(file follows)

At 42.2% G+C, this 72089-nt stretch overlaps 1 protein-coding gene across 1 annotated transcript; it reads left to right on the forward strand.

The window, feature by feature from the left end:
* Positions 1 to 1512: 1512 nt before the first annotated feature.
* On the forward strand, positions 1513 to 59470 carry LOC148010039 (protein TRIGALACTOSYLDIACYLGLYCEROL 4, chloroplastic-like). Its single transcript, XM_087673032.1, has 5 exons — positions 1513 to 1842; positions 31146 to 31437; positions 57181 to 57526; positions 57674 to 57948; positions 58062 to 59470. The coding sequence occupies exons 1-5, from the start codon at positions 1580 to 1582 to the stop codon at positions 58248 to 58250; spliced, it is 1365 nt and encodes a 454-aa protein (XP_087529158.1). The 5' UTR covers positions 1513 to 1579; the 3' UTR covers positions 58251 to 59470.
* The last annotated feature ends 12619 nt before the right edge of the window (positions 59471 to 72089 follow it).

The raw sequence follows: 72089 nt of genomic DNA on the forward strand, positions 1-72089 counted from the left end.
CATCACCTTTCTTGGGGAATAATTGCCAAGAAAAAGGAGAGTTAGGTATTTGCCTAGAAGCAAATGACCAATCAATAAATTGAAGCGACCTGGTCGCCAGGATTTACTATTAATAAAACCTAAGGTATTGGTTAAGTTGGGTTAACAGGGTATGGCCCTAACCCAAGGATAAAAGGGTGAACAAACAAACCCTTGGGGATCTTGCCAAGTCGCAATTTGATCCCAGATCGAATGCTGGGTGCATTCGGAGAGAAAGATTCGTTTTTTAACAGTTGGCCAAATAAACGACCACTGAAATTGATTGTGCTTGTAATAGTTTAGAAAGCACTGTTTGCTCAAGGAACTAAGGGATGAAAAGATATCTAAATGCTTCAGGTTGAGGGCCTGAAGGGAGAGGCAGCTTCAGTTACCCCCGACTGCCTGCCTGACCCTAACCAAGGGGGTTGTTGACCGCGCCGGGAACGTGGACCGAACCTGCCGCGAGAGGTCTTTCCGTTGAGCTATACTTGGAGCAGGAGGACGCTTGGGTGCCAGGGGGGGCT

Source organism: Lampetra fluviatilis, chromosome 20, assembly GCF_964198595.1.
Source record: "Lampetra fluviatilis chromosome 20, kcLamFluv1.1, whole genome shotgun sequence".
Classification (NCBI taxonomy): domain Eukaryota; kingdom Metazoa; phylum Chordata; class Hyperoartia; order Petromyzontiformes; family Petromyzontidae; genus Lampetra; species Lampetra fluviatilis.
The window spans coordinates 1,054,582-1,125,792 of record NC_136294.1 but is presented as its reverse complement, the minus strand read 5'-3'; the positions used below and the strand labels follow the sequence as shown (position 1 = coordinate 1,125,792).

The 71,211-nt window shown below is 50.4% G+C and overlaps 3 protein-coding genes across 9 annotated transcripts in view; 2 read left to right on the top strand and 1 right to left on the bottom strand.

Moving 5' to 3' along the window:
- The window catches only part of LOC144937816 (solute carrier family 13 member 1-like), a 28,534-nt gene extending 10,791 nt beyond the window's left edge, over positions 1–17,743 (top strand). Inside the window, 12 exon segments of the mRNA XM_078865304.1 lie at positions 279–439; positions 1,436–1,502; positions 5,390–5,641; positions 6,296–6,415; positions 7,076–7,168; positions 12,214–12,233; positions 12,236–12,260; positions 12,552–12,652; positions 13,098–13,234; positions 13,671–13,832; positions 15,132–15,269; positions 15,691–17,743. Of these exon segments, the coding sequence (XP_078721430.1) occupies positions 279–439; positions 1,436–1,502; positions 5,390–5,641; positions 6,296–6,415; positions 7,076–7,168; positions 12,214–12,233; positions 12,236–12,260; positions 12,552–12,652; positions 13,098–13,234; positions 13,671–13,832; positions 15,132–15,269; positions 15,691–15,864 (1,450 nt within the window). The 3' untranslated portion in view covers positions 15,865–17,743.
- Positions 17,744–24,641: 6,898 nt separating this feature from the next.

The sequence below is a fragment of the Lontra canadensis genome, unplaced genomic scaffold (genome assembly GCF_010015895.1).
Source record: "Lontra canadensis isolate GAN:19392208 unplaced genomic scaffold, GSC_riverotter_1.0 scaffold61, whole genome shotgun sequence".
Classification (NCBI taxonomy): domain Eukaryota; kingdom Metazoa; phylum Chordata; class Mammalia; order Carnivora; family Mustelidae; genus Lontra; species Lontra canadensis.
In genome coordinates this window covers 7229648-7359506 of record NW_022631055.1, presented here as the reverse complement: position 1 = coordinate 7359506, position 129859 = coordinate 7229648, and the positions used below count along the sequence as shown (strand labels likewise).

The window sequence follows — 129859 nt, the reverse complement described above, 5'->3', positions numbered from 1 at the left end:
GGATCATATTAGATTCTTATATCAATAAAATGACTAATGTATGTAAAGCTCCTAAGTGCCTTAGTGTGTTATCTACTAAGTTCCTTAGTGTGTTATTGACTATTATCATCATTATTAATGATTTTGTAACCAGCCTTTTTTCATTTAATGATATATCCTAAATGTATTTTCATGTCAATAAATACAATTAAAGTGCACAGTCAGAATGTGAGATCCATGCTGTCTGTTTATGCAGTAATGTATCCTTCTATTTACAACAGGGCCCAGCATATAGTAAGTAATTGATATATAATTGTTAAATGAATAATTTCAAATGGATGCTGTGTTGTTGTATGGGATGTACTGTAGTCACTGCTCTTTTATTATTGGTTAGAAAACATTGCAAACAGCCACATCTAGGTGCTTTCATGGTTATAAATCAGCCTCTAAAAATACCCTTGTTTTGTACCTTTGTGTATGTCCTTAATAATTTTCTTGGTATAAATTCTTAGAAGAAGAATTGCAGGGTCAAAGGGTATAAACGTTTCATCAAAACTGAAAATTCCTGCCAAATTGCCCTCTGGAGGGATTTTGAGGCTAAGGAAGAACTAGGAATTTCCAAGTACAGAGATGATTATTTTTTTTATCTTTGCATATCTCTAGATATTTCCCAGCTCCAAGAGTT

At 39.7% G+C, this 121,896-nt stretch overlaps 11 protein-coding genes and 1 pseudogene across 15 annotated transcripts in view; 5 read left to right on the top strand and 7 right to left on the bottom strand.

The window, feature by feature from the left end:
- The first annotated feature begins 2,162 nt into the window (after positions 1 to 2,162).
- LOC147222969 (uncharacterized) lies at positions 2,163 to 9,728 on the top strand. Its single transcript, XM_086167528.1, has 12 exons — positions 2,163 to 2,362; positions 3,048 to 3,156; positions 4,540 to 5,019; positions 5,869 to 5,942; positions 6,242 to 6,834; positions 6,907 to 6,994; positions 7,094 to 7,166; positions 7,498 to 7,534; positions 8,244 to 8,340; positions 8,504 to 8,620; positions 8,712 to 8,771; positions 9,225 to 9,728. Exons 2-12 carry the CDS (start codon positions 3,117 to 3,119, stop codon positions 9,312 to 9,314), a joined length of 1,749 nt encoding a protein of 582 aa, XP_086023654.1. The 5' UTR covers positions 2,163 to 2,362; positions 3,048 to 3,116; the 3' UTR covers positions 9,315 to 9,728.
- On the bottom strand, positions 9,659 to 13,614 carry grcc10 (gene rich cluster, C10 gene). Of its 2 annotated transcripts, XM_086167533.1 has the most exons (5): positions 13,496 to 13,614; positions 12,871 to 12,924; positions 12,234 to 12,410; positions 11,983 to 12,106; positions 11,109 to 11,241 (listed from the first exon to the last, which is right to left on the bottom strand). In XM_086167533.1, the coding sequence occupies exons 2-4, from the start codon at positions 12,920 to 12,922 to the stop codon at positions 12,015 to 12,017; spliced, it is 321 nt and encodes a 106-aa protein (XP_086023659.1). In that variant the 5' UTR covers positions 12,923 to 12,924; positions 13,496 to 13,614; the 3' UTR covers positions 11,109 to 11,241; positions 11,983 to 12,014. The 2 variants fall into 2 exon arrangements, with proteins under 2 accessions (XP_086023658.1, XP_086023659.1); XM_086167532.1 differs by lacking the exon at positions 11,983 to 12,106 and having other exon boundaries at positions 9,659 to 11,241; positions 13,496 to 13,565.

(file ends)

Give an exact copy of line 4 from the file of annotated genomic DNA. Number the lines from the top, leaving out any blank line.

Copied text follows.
* On the forward strand, positions 1513 to 59470 carry LOC148010039 (protein TRIGALACTOSYLDIACYLGLYCEROL 4, chloroplastic-like). Its single transcript, XM_087673032.1, has 5 exons — positions 1513 to 1842; positions 31146 to 31437; positions 57181 to 57526; positions 57674 to 57948; positions 58062 to 59470. The coding sequence occupies exons 1-5, from the start codon at positions 1580 to 1582 to the stop codon at positions 58248 to 58250; spliced, it is 1365 nt and encodes a 454-aa protein (XP_087529158.1). The 5' UTR covers positions 1513 to 1579; the 3' UTR covers positions 58251 to 59470.